Art nouveau is a French term meaning ‘new art’ and it began appearing in the early 1880s and lasted until about the beginning of World War 1. Czech artist Alphonse Mucha (1860-1939) was instrumental in developing the art nouveau style.
Art deco emerged after World War 1, a time when the world was ready for luxury and extravagance. It was prevalent during the 1920s and 1930s and lasted up until the beginning of World War 2.
In an attempt to expand my knowledge relating to these eras I searched the web and found a wonderful web page by Peggy of Fauxology. She has posted some beaut images showing the differences between the styles and if you are like me and are not sure of the exact differences you might find the following images interesting.
The previous examples of art nouveau and art deco came from http://www.fauxology.com/ and I could do no better than to quote Peggy….’Hope this helped you more easily recognize the differences between art nouveau and art deco. They are both amazing styles to work with. Have you worked with either art nouveau or art deco in something you’ve designed or created? If so, do share!! Cheers Peggy.’
Following are a few examples of art nouveau and art deco eras we have found in Prague. If there are any misidentifications I’m hoping Peggy will set me straight via the comments box of this blog.
The Hotel Paris was said to be a pompous neo-Gothic building with bold elements of art nouveau. It was built in 1904 and up until the 1950s to stay there it was considered a symbol of success and wealth. It probably is still today.
Another well-known hotel in Prague is the Grand Hotel Europa which is famous because its unique interior has appeared in many film productions, including Mission Impossible. It was built in1889 and in 1903-05 had a rebuild into art nouveau style.
Some of my friends find it difficult to understand why every now and then we have to visit Europe. I need to experience places such as this art nouveau shopping complex.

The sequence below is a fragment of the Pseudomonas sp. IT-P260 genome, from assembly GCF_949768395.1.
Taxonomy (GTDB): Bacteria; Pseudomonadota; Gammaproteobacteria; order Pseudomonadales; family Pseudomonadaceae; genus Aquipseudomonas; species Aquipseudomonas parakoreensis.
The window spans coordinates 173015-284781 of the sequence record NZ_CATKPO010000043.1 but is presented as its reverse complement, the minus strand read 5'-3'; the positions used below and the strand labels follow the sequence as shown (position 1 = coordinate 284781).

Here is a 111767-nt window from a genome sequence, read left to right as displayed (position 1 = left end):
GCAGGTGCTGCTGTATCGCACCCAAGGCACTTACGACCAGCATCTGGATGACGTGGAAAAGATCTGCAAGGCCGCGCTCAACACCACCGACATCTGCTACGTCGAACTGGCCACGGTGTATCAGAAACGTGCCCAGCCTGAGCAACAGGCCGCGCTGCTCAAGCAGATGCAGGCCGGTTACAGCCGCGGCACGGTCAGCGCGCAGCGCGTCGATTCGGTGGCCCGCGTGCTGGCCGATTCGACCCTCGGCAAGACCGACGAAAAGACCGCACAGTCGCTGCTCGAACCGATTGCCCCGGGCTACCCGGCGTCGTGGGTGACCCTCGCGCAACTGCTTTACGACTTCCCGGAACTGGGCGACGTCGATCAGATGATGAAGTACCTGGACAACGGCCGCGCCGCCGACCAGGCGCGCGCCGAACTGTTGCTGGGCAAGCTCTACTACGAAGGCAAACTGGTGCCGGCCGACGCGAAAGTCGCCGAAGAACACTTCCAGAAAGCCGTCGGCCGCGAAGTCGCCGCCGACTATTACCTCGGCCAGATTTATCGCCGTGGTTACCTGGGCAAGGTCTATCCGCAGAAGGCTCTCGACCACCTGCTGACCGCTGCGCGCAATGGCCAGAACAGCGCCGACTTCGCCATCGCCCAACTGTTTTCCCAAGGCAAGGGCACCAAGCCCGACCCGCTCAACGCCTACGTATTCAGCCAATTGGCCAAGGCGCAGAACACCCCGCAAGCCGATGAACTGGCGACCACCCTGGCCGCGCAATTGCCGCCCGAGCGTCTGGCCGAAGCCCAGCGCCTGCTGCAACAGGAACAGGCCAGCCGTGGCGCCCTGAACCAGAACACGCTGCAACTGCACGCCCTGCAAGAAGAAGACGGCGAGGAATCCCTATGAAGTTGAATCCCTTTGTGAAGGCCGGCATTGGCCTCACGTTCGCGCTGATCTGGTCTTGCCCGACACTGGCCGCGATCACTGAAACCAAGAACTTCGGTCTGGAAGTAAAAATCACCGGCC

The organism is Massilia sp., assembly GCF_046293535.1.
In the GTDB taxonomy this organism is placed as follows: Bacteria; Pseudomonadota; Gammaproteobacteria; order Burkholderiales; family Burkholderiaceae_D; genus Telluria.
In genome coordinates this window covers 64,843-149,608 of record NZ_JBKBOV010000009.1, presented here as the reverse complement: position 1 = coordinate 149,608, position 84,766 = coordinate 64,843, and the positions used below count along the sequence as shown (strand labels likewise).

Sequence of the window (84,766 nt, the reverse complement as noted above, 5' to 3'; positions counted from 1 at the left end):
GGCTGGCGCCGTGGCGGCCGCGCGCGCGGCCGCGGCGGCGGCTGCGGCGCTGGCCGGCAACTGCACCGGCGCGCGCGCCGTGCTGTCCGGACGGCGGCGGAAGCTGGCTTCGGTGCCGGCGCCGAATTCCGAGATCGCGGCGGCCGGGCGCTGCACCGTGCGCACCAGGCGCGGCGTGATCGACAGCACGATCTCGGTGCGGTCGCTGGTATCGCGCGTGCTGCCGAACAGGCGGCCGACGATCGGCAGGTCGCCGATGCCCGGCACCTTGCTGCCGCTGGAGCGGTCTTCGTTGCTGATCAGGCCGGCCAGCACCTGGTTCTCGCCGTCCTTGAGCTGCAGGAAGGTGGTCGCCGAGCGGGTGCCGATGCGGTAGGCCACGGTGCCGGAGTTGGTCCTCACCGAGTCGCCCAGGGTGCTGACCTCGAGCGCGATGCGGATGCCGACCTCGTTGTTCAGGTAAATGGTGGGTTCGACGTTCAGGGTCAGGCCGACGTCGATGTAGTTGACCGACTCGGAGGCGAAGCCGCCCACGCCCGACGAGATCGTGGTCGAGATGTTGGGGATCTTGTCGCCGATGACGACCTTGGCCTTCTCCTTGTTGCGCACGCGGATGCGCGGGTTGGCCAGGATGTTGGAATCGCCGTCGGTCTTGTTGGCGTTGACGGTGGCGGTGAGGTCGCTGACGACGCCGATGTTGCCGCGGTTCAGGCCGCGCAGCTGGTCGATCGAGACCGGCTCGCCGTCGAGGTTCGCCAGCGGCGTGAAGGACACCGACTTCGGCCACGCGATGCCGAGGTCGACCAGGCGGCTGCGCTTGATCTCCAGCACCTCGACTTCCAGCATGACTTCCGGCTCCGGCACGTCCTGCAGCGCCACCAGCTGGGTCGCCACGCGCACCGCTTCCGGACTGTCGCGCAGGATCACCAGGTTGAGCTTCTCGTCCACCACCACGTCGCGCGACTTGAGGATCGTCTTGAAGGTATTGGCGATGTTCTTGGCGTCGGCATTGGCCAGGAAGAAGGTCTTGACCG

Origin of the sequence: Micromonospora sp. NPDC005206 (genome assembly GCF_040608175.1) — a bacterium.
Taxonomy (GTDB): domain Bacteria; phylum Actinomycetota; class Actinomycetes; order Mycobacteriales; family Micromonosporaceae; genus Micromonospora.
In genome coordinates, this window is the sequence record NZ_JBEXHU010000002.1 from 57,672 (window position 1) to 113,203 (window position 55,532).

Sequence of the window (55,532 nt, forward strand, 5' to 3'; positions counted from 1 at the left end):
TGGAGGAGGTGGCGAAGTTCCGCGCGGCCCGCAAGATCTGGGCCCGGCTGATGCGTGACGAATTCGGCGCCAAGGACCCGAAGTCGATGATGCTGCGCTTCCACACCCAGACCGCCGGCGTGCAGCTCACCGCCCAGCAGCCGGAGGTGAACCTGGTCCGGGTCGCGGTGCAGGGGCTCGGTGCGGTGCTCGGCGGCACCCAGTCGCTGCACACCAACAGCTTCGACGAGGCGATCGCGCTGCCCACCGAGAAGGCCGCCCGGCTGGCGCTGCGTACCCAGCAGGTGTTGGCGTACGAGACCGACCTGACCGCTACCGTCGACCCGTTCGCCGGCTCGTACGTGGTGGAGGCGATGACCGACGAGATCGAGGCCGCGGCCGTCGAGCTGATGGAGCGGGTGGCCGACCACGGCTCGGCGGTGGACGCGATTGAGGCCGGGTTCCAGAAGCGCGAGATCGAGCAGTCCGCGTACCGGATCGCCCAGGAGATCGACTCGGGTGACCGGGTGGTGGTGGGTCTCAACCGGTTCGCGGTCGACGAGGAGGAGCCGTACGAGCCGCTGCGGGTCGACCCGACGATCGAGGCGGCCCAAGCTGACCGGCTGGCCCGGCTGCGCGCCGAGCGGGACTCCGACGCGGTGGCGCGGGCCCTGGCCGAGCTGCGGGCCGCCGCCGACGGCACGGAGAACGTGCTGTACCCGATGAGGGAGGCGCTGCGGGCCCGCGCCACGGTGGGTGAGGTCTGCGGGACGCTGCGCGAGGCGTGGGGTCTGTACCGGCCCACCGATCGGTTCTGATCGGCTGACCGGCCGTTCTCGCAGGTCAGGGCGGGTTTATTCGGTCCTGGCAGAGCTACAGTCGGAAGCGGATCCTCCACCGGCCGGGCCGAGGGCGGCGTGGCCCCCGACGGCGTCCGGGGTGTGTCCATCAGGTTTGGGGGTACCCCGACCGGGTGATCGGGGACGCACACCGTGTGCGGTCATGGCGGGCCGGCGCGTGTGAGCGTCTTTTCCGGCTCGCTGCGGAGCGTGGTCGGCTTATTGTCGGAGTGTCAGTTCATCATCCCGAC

There is a movie theatre at one end of the shopping centre and hanging in the atrium near its entrance is an unusual sculpture.
Sculptor Cerny was born in Prague and gained notoriety in 1991 by painting a Soviet tank pink, to serve as a war memorial in Central Prague. There are a number of his sculptures around Prague, some are considered repulsive and others, works of art. One conspicuous one, ‘Tower Babies’, shows a series of cast infants crawling up the Zizkov television tower. During one of our rides around Prague we spotted the tower from a distance.
Not all buildings in Prague are of the art nouveau and art deco eras, there are many classical buildings as well.
The above building had two layers of stucco about 5mm thick each applied over the whole exterior. The first layer was brown in colour and the second (outer layer), white. To get the contrasting colours the outer layer was chiselled away to reveal the brown layer underneath.
Think about its construction. What a monumental task it was to produce the desired effect! The following photograph shows the detail. Is there a special name for this technique?
For some mysterious reason when I looked at this tower I thought of Tolkien, I imagined that if there were towers in the Middle Earth they would look like this one. Researching the web in an attempt to find out why I thought Tolkien and Prague I discovered there is a very active Tolkien association in the Czech Republic and it may have something to do with the fact that a Golem once lived there.
The most famous Golem narrative involves Judah Loew Bazale, a late 16th century rabbi of Prague who created a Golem to protect the Jewish community. The Golem was kept in the roof of a synagogue in the Jewish quarter.
According to folklore the Gestapo during WW2 did not enter the attic and surprisingly the building was spared even though other synagogues were destroyed. If the tale is true maybe the Gestapo officers were scared of the Golem.
Golems are anthropomorphic which are forms described or thought of as having a human form created from innate matter and brought to life when the needs be.
It should be noted that there is no evidence that the architecture or the fact a Golem once lived in Prague had any influence on Tolkien’s writings.